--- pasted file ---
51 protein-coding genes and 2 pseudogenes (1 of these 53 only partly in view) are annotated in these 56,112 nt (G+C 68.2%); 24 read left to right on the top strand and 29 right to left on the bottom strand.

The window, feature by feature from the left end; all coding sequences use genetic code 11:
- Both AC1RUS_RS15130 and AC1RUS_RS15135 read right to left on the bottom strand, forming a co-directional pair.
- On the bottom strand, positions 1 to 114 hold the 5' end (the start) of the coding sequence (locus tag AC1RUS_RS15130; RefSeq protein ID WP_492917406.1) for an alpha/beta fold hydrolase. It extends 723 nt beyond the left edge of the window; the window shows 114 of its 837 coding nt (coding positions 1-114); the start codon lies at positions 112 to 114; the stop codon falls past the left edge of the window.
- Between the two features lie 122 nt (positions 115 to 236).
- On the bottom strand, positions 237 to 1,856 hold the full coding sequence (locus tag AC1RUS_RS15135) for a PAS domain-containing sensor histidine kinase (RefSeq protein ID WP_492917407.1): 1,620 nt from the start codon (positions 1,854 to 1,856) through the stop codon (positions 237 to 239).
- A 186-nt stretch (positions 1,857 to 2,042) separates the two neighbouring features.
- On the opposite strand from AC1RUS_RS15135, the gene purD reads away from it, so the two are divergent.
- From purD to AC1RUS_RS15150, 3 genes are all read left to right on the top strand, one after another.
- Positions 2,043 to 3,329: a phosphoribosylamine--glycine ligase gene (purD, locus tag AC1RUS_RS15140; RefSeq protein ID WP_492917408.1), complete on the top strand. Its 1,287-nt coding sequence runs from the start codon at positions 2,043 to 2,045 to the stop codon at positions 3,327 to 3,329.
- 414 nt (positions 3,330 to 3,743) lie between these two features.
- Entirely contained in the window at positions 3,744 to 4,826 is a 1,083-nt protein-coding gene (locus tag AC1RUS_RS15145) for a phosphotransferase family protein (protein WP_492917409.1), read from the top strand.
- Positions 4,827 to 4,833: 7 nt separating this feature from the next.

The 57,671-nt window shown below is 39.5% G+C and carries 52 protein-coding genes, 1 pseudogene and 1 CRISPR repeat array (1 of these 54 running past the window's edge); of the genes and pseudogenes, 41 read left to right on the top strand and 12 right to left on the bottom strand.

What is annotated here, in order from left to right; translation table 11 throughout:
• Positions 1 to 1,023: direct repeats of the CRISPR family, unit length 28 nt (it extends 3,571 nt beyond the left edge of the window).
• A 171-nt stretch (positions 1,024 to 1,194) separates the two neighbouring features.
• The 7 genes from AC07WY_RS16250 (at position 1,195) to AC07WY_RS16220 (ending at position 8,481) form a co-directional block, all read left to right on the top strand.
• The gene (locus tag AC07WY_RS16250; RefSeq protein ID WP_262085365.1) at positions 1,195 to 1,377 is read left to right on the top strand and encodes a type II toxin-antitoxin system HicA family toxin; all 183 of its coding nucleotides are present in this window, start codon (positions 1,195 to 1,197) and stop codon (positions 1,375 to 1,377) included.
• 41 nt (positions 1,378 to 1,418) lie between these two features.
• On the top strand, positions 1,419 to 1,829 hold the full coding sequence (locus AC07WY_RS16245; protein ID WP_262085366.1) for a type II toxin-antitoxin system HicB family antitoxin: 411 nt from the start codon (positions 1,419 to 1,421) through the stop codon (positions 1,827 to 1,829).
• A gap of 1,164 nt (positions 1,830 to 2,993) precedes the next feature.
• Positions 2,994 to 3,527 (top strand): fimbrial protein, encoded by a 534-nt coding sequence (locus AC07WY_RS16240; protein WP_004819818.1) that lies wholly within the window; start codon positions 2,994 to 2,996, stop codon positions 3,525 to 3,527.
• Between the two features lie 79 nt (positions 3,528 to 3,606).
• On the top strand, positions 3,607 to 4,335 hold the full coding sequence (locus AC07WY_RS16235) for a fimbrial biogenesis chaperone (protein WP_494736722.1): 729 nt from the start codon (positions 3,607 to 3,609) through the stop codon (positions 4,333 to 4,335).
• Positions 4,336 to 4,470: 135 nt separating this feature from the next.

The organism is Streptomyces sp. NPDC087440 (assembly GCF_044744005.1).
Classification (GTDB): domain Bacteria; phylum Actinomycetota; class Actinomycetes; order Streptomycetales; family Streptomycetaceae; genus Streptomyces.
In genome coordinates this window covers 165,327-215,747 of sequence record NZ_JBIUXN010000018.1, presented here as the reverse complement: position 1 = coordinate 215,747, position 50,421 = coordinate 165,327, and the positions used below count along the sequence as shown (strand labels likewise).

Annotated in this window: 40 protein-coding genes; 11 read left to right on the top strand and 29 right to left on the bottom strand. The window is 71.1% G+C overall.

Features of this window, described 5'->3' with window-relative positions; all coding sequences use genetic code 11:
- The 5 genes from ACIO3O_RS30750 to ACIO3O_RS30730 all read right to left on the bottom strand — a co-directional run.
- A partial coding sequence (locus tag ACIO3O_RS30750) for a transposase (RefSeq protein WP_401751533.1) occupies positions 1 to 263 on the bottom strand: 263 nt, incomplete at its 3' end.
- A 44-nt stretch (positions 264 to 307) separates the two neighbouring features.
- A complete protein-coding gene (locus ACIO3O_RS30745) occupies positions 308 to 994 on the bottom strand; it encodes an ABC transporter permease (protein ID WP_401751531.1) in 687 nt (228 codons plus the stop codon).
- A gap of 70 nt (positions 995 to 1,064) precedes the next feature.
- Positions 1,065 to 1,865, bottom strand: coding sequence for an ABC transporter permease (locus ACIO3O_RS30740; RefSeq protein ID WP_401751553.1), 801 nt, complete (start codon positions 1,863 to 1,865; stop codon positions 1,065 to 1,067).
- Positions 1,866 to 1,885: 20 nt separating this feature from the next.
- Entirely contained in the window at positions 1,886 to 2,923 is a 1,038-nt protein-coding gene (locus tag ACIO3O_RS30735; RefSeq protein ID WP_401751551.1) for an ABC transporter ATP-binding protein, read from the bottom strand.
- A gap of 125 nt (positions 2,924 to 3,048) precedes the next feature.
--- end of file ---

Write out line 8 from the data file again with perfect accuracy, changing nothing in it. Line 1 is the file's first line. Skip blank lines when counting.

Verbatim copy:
- On the opposite strand from AC1RUS_RS15135, the gene purD reads away from it, so the two are divergent.